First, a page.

VOL. 125 | NO. 131 | Thursday, July 8, 2010
Memphis Bar Releases Judicial Candidates Poll Results
By Bill Dries
The Memphis Bar Association’s poll of most qualified judicial candidates on the Aug. 5 ballot is good news for the three appointed incumbents in the races.
There are five special elections for judge on the ballot. But the polls mirrored recent elections in its low turnout. And the category “no opinion” was the choice of at least 16 percent in each of the five races.
The MBA asked 3,000 attorneys in Shelby County, members and nonmembers, to judge who was best qualified in each of the races. There were 795 attorneys who responded.
The results released Thursday morning show:
In the 20-candidate field for General Sessions Criminal Court Division 7, the largest field of candidates in any race – primary or general – on the Aug. 5 ballot, assistant county attorney Janet Lansky Shipman came out on top with 16 percent. Fifteen percent of the attorneys who responded ranked prosecutor Billy Bond as best qualified.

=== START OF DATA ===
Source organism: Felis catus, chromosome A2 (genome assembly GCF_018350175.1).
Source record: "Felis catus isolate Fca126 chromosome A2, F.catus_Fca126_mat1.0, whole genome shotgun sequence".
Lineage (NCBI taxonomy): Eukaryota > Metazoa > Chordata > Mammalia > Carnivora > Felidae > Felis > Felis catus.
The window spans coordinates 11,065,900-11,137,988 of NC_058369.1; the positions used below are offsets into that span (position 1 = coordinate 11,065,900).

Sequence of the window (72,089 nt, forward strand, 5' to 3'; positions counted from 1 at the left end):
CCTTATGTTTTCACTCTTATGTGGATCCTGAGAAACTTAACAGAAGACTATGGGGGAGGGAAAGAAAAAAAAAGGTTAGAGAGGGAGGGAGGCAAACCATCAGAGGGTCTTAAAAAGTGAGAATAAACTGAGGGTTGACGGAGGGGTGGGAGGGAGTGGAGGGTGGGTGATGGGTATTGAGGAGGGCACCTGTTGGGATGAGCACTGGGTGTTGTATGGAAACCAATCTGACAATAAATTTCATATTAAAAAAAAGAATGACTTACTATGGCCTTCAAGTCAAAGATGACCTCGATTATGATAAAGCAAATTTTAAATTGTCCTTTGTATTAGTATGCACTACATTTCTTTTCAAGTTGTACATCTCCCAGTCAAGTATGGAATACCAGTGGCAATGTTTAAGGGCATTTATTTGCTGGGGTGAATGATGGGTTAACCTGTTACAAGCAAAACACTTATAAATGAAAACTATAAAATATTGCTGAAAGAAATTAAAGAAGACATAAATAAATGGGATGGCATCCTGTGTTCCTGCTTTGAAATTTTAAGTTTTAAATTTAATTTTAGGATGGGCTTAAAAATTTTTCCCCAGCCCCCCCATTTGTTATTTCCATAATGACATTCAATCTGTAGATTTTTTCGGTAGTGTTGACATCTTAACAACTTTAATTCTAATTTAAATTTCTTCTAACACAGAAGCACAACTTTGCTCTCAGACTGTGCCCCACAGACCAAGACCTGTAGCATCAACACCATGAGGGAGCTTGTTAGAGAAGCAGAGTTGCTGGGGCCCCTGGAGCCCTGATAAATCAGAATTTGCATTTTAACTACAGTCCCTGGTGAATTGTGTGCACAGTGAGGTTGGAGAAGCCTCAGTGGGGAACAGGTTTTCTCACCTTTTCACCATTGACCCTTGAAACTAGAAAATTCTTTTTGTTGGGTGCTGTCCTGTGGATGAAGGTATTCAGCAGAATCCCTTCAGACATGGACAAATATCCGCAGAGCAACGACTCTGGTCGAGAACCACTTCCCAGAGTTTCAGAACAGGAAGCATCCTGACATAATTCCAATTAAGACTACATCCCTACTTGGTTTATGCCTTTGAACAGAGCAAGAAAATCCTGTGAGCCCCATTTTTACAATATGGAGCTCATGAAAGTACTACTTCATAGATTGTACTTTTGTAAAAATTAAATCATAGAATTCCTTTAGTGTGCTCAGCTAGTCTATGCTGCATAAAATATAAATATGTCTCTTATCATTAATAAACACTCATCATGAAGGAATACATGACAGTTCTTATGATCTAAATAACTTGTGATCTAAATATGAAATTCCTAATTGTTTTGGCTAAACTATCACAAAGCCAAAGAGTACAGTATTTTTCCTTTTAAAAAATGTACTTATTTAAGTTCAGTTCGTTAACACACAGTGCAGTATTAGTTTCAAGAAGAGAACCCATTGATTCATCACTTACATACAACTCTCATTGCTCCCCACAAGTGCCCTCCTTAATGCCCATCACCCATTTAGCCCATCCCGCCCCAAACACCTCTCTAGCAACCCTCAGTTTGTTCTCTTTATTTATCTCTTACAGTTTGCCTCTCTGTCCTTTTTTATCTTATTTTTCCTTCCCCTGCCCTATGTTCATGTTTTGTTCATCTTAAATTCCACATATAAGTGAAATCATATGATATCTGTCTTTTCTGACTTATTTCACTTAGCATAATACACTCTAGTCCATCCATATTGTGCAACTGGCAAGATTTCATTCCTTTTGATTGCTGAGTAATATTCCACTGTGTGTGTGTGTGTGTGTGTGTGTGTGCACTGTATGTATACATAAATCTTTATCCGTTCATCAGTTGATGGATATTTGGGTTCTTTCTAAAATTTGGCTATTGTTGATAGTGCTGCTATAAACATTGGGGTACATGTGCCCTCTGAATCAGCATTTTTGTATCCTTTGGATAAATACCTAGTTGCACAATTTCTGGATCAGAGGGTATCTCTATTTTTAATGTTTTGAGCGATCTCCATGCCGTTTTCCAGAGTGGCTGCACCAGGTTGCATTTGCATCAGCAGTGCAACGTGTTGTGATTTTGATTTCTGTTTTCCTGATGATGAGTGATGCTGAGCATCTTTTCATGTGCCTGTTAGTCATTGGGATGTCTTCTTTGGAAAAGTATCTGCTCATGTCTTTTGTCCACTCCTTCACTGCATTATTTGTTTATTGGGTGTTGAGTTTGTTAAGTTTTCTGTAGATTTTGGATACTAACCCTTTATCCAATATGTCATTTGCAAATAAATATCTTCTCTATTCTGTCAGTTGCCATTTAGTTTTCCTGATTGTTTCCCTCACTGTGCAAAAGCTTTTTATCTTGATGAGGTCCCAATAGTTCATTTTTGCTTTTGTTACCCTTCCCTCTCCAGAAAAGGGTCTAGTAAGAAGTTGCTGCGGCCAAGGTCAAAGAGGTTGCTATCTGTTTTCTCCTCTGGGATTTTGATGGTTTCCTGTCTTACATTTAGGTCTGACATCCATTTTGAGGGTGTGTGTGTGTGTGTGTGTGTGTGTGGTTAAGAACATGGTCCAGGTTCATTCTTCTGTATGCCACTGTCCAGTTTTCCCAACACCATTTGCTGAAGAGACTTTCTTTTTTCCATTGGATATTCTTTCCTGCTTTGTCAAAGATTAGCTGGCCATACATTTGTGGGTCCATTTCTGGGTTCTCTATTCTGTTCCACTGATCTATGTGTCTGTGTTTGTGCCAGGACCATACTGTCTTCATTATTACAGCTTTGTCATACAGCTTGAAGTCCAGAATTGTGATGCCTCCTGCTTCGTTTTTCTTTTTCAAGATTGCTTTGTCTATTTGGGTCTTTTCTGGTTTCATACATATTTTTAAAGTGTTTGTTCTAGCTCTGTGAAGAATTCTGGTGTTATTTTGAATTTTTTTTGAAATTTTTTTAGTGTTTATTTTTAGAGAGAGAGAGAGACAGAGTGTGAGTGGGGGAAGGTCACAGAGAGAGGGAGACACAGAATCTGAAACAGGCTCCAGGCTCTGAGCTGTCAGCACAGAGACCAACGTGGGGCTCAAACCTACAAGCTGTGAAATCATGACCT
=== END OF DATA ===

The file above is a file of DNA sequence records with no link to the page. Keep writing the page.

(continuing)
Attorney Bill Anderson Jr. followed with 10 percent. Everyone else was in single digits. But most of those responding, 22 percent, had no opinion.
Prosecutor Bobby Carter was top of the six-candidate field for Criminal Court Division 3 at 27 percent. Criminal defense attorney Gerald Skahan followed closely with 24 percent.
Division 4 Circuit Court Judge Lorrie K. Ridder was ranked as best qualified to keep her seat by 66 percent of those responding.
Division 8 Circuit Court Judge Rhynette Hurd was ranked most qualified in the Division 8 field by 37 percent of those responding. But 26 percent of the attorneys had no opinion.
Division 10 General Sessions Criminal Court Judge Lee Wilson was ranked most qualified in his race with former General Sessions Court Judge Chris Turner by 48 percent of the attorneys.
The MBA has conducted a poll of attorneys on contested judicial races for more than two decades.